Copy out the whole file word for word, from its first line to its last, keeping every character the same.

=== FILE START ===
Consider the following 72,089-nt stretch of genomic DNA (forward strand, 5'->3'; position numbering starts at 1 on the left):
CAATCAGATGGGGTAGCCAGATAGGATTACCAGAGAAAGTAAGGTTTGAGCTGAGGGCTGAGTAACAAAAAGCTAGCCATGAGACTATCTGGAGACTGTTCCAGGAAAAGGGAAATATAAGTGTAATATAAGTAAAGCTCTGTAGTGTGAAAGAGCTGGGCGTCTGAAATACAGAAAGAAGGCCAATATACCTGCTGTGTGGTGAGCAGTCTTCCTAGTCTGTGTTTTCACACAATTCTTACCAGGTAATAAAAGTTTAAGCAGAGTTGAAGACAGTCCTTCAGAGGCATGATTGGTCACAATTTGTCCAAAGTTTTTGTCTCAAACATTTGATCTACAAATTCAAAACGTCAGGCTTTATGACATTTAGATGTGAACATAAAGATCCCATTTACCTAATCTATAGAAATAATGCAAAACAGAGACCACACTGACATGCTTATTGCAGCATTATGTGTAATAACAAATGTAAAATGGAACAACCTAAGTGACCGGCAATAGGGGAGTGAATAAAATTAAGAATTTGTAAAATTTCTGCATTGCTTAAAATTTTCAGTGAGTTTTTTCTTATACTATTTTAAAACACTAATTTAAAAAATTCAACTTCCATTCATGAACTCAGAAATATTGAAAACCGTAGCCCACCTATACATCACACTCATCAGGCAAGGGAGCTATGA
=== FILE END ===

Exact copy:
Consider the following 72,089-nt stretch of genomic DNA (forward strand, 5'->3'; position numbering starts at 1 on the left):
CAATCAGATGGGGTAGCCAGATAGGATTACCAGAGAAAGTAAGGTTTGAGCTGAGGGCTGAGTAACAAAAAGCTAGCCATGAGACTATCTGGAGACTGTTCCAGGAAAAGGGAAATATAAGTGTAATATAAGTAAAGCTCTGTAGTGTGAAAGAGCTGGGCGTCTGAAATACAGAAAGAAGGCCAATATACCTGCTGTGTGGTGAGCAGTCTTCCTAGTCTGTGTTTTCACACAATTCTTACCAGGTAATAAAAGTTTAAGCAGAGTTGAAGACAGTCCTTCAGAGGCATGATTGGTCACAATTTGTCCAAAGTTTTTGTCTCAAACATTTGATCTACAAATTCAAAACGTCAGGCTTTATGACATTTAGATGTGAACATAAAGATCCCATTTACCTAATCTATAGAAATAATGCAAAACAGAGACCACACTGACATGCTTATTGCAGCATTATGTGTAATAACAAATGTAAAATGGAACAACCTAAGTGACCGGCAATAGGGGAGTGAATAAAATTAAGAATTTGTAAAATTTCTGCATTGCTTAAAATTTTCAGTGAGTTTTTTCTTATACTATTTTAAAACACTAATTTAAAAAATTCAACTTCCATTCATGAACTCAGAAATATTGAAAACCGTAGCCCACCTATACATCACACTCATCAGGCAAGGGAGCTATGA